Last month, three years after the Court of Justice of the European Union ('CJEU') struck down the EU-US Privacy Shield (the 'Privacy Shield') in Schrems II, the European Commission formally adopted a new adequacy decision with the EU-US Data Privacy Framework (the 'Framework'). The Commission's press release states that the decision concludes that the US will provide an adequate (i.e. essentially equivalent to that of the EU) level of protection for data transfers from EU to US companies under the Framework. The Framework, which has been long awaited, will provide EU companies transferring personal data to the US an additional mechanism to legalise such transfers.

The adequacy decision allows companies that adhere to the Framework to receive personal data from the EU without the need to put in place further transfer safeguards. Companies that previously self-certified under the Privacy Shield will have a streamlined procedure to self-certify under the Framework. According to the Commission, the Framework addresses all the concerns raised by the CJEU with respect to US intelligence services having access to personal data from the EU. There will also be a new court, the Data Protection Review Court, that will provide data subjects with a mechanism to challenge access to personal data. The Framework is not static, but rather will be subject to periodic reviews by the Commission, representatives of the EU's data protection authorities, and their equivalents in the US.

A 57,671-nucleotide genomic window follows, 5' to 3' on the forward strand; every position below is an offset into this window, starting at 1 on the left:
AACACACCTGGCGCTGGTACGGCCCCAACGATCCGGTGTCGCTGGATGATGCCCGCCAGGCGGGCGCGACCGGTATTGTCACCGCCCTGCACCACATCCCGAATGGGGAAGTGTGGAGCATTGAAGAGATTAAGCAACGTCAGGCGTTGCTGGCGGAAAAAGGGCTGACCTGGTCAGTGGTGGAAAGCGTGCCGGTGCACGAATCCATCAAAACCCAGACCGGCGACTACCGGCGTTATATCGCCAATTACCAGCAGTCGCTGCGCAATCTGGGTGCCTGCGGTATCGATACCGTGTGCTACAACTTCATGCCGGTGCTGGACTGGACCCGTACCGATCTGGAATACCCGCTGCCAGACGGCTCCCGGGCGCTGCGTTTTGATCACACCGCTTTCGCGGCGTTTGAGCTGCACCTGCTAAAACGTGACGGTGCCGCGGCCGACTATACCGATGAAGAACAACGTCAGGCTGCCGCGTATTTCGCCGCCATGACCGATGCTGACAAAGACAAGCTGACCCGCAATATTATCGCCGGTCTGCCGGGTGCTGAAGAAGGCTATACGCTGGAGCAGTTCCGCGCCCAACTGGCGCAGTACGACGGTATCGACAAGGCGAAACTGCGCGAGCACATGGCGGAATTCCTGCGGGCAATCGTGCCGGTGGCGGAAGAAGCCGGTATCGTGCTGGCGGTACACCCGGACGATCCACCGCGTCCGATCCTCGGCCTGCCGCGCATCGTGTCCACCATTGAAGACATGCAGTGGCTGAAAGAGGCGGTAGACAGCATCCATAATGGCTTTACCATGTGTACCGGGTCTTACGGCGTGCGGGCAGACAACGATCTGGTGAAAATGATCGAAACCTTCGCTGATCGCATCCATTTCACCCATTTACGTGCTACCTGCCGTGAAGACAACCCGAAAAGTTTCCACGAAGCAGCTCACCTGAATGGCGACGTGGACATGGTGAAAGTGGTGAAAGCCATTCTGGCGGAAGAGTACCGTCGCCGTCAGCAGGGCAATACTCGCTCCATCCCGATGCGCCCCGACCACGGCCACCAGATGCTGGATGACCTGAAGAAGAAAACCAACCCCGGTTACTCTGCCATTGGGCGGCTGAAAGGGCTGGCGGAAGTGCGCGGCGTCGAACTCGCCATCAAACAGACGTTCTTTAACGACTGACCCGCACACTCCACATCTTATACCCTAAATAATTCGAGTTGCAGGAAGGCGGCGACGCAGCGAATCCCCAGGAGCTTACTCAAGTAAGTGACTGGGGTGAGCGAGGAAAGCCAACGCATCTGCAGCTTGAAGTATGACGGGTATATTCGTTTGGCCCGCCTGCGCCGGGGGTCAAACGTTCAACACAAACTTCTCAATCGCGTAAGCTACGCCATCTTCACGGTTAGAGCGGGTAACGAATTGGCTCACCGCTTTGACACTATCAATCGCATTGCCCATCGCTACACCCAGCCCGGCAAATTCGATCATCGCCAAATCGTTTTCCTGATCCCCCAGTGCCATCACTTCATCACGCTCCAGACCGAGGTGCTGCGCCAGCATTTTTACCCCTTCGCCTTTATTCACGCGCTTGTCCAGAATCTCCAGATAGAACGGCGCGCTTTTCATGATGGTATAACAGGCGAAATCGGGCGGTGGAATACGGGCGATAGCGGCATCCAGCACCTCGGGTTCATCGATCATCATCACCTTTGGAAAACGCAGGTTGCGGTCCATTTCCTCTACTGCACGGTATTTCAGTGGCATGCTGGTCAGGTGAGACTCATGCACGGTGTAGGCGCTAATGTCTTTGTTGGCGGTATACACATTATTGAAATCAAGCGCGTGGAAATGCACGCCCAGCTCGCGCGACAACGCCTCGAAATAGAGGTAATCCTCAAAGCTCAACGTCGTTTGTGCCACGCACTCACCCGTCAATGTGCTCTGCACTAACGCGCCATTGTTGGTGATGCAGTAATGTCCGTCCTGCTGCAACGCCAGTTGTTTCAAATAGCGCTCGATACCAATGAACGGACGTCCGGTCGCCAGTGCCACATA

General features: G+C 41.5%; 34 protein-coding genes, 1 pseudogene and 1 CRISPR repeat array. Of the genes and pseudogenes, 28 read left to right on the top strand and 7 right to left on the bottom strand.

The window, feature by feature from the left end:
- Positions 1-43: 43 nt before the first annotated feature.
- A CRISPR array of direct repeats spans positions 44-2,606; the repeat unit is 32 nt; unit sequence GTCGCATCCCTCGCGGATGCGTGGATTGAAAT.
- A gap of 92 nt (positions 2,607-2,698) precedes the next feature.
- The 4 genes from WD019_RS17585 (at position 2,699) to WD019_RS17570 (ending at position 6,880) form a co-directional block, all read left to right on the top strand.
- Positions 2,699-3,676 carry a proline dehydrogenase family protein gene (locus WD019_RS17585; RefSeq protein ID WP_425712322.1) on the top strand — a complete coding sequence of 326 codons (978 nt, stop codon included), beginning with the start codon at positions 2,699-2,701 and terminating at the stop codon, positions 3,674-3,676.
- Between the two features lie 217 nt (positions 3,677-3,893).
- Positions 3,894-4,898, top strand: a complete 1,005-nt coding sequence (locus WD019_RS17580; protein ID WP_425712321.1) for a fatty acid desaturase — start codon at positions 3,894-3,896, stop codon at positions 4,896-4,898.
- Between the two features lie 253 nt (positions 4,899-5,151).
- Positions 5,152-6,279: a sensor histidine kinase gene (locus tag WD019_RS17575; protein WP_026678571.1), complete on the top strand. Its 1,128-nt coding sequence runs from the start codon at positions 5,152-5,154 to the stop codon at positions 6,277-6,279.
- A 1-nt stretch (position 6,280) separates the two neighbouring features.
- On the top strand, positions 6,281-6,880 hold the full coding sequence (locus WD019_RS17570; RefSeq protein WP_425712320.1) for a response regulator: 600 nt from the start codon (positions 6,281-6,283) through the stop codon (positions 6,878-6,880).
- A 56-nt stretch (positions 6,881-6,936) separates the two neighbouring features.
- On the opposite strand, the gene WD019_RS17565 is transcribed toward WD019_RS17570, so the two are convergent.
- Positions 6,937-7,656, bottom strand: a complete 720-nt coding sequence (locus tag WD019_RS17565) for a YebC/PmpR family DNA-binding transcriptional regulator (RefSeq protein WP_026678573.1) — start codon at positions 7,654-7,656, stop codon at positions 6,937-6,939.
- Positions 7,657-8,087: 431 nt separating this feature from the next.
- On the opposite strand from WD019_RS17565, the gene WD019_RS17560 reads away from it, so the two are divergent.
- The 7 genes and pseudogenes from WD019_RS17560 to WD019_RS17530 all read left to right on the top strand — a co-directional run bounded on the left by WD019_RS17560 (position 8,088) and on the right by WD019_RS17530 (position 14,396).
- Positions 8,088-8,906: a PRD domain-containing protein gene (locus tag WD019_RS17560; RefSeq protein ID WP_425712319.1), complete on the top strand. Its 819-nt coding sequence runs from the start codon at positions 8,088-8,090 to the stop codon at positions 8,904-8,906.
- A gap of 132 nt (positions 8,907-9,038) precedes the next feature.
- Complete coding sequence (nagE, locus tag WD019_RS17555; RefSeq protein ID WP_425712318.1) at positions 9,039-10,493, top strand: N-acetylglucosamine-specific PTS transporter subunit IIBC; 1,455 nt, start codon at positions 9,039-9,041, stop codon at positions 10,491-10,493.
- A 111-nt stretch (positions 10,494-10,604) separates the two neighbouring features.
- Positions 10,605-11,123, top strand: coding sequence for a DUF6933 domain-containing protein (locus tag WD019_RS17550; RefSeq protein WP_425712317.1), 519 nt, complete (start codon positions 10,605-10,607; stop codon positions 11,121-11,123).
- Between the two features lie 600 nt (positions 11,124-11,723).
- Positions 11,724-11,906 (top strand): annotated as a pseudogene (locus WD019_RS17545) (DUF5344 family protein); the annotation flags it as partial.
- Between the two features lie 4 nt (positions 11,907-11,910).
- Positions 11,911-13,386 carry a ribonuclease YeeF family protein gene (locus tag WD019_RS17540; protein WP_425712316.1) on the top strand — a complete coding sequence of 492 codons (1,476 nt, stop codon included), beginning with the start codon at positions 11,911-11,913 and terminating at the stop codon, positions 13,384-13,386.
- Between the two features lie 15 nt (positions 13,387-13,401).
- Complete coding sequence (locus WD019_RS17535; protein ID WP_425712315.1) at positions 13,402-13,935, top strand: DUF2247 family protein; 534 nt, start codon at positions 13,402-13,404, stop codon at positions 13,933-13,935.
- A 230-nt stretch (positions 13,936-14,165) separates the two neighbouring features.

The EU Commissioner for Justice, Didier Reynders, stated in a press conference that: 'With the adoption of the Adequacy Decision, personal data can now flow freely and safely from the European Economic Area to the U.S. without any further conditions or authorisations.'

On the possibility of a challenge against the adequacy decision, he stated that the Commission is 'very confident to try to, not only implement such an agreement, but also to defend [the agreement] in all procedures that [such agreement will] have to face.' Max Schrems's organisation noyb ('none of your business') is expected to challenge the Framework and the adequacy decision in the CJEU.

Originally published 21 August 2023

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